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Dr Wayne Usher, from the School of Education and Professional Studies, has played a significant role in helping guide Australia’s Rugby League into an exciting new era.

Dr Wayne Usher, from the School of Education and Professional Studies, has played a significant role in helping guide Australia’s Rugby League into an exciting new era.

Through a number of studies, Dr Usher’s research has helped inform the NRL’s Player Development Framework to provide families of junior players the opportunity for them to play in competitions more closely aligned to their stage of development. The proposed interventions are focussed on giving families a more enjoyable experience in the sport.

Dr Usher has been working (2016–18) with the NRL’s game development staff to investigate participation retention rates and experiences in both junior and senior age groups, with an aim to improve the delivery of the game in 2019 and beyond. 

“Research suggests that players tended to not return to the game due to a few main reasons, these being associated with a negative experience and the fear of injury,” Dr Usher says.

“These reasons were age dependent (either junior or senior), however, commonly, the issues of fairness, social inclusion / connectedness and levels of fun and enjoyment were some of the main reasons for not returning.”

Dr Usher’s research, together with a number of other academics, have influenced the NRL’S 2019 Player Development Framework (PDF), providing a foundation for the consistent and optimal delivery of Rugby League across Australia.

“The key objectives of the PDF are to attract and retain participation, foster personal development and to transition and nurture performance, especially within the junior ranks,’’ Mr James Hinchey (Participation Manager NRL) said.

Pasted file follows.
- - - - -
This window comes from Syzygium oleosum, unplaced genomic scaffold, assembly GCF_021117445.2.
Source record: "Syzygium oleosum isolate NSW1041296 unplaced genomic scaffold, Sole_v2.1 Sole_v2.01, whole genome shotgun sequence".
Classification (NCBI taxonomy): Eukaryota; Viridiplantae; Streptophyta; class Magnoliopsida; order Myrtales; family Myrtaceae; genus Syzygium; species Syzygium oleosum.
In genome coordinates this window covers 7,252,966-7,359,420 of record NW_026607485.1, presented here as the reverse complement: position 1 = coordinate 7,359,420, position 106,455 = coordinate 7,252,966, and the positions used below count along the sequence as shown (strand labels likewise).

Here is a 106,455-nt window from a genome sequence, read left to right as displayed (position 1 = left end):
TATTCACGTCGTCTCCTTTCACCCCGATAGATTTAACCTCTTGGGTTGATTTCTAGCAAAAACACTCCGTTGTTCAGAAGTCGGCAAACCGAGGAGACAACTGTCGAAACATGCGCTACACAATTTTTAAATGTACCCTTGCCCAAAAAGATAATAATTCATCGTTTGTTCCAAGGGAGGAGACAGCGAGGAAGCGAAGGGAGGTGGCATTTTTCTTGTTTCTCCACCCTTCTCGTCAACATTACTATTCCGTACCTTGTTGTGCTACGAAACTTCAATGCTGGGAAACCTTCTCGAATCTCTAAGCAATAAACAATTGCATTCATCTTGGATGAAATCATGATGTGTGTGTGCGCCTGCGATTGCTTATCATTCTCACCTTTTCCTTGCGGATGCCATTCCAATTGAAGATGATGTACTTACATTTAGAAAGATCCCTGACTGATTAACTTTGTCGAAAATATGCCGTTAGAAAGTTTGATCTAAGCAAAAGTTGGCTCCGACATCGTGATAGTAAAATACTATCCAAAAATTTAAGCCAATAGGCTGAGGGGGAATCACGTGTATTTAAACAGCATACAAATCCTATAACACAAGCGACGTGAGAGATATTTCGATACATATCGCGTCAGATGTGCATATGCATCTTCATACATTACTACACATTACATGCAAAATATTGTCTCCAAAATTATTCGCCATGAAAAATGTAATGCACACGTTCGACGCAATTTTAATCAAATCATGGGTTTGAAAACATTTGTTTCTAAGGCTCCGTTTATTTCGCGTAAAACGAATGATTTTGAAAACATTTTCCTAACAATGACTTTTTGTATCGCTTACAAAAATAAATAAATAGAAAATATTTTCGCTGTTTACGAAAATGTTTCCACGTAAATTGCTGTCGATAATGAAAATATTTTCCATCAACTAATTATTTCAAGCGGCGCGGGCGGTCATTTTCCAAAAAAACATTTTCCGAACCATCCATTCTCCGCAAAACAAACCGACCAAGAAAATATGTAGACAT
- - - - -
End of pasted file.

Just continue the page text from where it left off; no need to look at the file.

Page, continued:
The PDF will enter a testing phase in Victoria and South East QLD while some of the concepts will be adopted individually in leagues across the country.

“We hope these changes will make the game less intimidating and help build confidence around things such as tackling and being tackled, resulting in sustained lifelong engagement in the game and in sport participation generally.”

Recommendations from Dr Usher’s research have assisted in shaping the 2019 PDF strategic initiatives including:

Weight related competition guides for juniors are among the options being investigated in the NRL’s PDF for the future;
Consideration of stage of maturity for players born later in the year aimed at ensuring their continued participation by providing an opportunity for them to play in competitions more closely aligned to their stage of development;
Encourage a more inclusive mentality in younger age groups at grassroots level to ensure all players are developed while negating the impact of Relative Age Effect and varying stages of physical maturity among juniors and;
Develop strategies (at the junior level) which promote fairness, social connectedness, inclusion, fun and enjoyment.

National campaigns will feature across traditional and online media, with junior league players sharing their stories and reasons why they love playing rugby league.

Further research (together with the Menzies Health Group) will explore whether the NRL Rise Development Program is effective in enhancing players’ personal resilience and promoting positive emotional wellbeing for 13-to-15-year-old male rugby league players.